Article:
• If another team expects their coach to spell out all the details of a job at hand before it can begin working on a project, assume that the team leader must also generally deliver a lot of energy to get the team started on any team project.
  • When team members individually attempt to negotiate special favors or exceptions with the team coach, the latter can assume that the same behind the scenes strategies are implemented with the team leader.

Individual and collective transference patterns are therefore excellent diagnostic tools that reveal habitual interactions between the team and its leader. The specific way a coach is invited to interface can be considered as an indicator of the team’s usual or prefered interface mode with its boss.

Transference patterns also provide opportunities for a coach to react with team members in an unexpected way, unlike the leader, and thereby open the door to new behavior patterns. This permits the introduction and modeling of a host of evolution strategies.


  • If a team reacts in a joking mode to divert an embarrassing situation expecting the coach to accept the strategy and let go of the matter, the latter can keep a straight face and play stupid, then return to the subject at hand.
  • When inappropriately asked for an obvious “permission” in a very controlled environment, (such as: “Can I give my opinion?) the coach can jokingly refuse it to reveal that one can act without soliciting unnecessary or superfluous protection.
  • If coach inputs and questions are collectively and openly discussed, that reactivity is an obious indicator of team energy circularity.
  • If the coach is regularly asked superfluous explanations, he or she can ask someone else for to respond, and then validate what follows as a possible answer.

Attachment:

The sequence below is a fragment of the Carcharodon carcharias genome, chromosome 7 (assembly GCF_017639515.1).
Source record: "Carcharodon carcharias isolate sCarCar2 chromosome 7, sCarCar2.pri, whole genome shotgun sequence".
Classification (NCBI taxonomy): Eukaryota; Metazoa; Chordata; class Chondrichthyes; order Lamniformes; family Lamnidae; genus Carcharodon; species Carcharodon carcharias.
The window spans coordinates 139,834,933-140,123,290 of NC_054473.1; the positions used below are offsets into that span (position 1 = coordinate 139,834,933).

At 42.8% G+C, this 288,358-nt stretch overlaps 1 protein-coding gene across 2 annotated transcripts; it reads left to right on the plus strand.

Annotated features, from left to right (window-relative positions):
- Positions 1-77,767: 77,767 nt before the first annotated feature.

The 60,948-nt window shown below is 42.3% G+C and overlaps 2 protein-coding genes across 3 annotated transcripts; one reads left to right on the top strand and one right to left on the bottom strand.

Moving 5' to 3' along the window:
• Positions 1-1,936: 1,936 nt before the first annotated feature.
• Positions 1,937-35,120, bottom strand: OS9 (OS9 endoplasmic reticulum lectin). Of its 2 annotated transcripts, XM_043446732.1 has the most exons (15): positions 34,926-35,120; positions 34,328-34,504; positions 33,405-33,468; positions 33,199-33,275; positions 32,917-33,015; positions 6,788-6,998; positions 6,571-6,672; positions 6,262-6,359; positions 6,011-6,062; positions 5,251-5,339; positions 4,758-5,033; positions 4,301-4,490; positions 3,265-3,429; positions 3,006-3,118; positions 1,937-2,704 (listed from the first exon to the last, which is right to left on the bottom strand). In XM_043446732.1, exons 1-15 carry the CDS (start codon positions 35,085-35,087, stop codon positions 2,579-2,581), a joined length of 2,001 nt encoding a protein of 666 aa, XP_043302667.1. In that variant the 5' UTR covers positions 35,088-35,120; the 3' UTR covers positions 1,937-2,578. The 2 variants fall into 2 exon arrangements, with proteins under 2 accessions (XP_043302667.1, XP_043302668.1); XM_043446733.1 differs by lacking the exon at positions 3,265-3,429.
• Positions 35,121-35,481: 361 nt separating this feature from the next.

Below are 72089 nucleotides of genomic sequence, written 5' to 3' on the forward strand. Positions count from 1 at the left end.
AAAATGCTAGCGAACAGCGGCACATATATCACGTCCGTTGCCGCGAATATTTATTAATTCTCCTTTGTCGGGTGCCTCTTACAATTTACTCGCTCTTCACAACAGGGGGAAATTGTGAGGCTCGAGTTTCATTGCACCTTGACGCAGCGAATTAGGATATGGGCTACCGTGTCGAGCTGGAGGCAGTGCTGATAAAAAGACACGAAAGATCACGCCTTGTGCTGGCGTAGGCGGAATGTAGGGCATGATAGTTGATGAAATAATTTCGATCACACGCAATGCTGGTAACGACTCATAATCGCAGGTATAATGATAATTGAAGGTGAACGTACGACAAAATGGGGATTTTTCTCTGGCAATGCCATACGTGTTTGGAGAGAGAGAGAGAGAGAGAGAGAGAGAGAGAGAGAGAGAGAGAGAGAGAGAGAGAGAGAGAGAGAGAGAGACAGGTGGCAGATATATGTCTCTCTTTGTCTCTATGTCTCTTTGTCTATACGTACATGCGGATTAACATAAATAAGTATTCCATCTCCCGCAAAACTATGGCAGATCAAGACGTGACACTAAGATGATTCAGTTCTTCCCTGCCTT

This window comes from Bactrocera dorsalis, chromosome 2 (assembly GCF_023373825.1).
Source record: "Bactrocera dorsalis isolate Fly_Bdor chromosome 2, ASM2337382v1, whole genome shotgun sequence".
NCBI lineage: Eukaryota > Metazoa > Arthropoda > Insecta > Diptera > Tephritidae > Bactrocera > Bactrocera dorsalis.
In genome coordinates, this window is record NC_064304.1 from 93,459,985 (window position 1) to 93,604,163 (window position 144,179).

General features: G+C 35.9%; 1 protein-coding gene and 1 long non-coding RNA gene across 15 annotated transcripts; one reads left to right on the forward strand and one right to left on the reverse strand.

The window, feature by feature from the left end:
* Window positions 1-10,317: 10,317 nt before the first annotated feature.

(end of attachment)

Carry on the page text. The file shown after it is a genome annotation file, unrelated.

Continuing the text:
Specific transference patterns can occasionally be explained to a team by the coach to develop internal awareness of communication patterns.

  • Example: “I am noticing that there is a slacking in the time management of your meetings. What surprises me is that you seem to expect me to do something about it or comment it. That would mean that in general, you consider that your deadline commitments are respected only if you get sufficient and regular pressure from your leader. Could that be a valid observation?”

The coach will then avoid looking at whoever answers, but will direct attention to other people in the team, and withdraw from the probable discussion, thereby provoking circularity in the team dialogue.

Transversal processes between team members or team sub-groups will also be displayed, sometimes with the expectation of a specific reaction from the coach or the team leader. In this case, the team may be revealing a usual internal triangular strategy.

  • Example: On a regular basis, no matter the subject at hand, the team coach observes a display of intense disagreement between two team “factions”, each of which seems to be led by a more vocal team member. This regular process slows down the group’s effectiveness and collective focus on the work at hand. It may display an almost structural scission in the team probably played out by two old timers each competing for team control or to be best positioned as the leader’s successor.

This situation could indicate that a repetitious team process attempts to oblige the leader to choose sides in a sterile showdown between the factions. The coach can surprise the team by explaining to the faction leaders that they seem to always agree to disagree just to make their leader’s life more difficult, and giving then futile examples of the process. The coach can propose that any team member could display a particular (amusing) signal whenever they observe the repetitious disruptive process takes place.

These examples are presented to gradually reveal the complexity of unconscious team processes that are unknowingly reinforced by the team leader. These “systemic” processes are repetitious and often account for team ineffectiveness. A good knowledge of standard triangular team strategies is obviously necessary for the coach to implement appropriate coaching questioning or feedback to the team.

The Family Metaphor

A simple comprehensive way for a coach to understand some unconscious team interfacing patterns kin to the above transference processes is to enlarge his or her vision and think in terms of family-situation metaphors.  Indeed, team interfacing patterns often resemble family situations and politics.  For example, the above situation between rival factions testing the limits of their leader’s patience may remind one of sibling rivalry competing for parental attention.